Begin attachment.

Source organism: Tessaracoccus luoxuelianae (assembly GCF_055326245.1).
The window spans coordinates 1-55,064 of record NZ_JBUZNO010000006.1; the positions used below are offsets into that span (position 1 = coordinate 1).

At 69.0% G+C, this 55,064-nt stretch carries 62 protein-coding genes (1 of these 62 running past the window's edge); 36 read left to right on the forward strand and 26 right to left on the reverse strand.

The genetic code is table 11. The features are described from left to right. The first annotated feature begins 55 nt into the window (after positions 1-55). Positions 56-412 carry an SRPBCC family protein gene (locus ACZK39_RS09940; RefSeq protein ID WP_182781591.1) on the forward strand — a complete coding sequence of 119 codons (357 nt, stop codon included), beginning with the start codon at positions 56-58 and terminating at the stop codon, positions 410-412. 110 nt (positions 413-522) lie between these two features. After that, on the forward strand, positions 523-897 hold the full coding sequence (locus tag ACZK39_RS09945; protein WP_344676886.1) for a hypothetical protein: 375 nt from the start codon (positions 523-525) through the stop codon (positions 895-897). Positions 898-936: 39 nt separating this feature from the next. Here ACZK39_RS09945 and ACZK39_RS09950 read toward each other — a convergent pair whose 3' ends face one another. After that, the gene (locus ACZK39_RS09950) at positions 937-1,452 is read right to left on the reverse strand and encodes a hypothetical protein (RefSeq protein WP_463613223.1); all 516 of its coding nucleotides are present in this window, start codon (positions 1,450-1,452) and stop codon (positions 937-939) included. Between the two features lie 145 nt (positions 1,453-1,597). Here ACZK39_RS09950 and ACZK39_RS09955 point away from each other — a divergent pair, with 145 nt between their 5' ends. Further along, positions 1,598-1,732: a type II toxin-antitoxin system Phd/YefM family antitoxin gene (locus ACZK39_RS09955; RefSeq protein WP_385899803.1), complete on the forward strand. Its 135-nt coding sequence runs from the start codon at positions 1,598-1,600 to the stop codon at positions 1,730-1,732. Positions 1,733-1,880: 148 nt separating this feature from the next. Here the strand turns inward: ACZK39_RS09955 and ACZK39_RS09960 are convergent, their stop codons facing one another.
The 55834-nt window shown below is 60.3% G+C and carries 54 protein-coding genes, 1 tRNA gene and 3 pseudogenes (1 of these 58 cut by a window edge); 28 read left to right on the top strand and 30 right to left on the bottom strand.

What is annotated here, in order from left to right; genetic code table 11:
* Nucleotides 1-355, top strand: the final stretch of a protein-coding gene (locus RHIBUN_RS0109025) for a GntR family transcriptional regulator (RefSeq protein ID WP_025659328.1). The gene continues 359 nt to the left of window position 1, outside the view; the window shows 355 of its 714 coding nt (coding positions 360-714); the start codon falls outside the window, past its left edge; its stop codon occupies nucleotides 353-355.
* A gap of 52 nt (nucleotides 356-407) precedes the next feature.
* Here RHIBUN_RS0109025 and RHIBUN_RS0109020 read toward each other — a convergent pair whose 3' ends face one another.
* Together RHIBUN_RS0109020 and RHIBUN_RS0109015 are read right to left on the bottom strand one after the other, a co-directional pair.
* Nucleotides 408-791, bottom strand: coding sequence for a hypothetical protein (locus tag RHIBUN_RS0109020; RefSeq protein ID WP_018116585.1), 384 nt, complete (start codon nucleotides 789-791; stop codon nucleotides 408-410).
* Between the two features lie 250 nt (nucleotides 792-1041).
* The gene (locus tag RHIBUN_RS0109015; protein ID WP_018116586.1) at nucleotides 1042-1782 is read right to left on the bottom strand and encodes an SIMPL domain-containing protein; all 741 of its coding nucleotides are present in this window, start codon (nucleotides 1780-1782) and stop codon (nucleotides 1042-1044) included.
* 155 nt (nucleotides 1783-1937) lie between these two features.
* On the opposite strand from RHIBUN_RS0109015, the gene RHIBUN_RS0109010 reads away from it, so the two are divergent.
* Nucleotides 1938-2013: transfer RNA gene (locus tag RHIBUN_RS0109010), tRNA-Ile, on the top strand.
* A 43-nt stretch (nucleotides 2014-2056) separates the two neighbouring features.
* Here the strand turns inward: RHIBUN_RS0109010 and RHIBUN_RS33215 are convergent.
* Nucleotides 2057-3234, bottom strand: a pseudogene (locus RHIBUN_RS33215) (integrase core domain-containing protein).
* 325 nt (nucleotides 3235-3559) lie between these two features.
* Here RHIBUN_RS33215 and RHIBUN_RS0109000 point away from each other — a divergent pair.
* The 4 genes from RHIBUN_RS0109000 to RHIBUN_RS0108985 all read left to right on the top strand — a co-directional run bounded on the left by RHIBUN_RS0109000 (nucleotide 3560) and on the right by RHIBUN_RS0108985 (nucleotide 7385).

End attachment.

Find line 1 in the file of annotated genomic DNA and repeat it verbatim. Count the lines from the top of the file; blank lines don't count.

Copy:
Source organism: Tessaracoccus luoxuelianae (assembly GCF_055326245.1).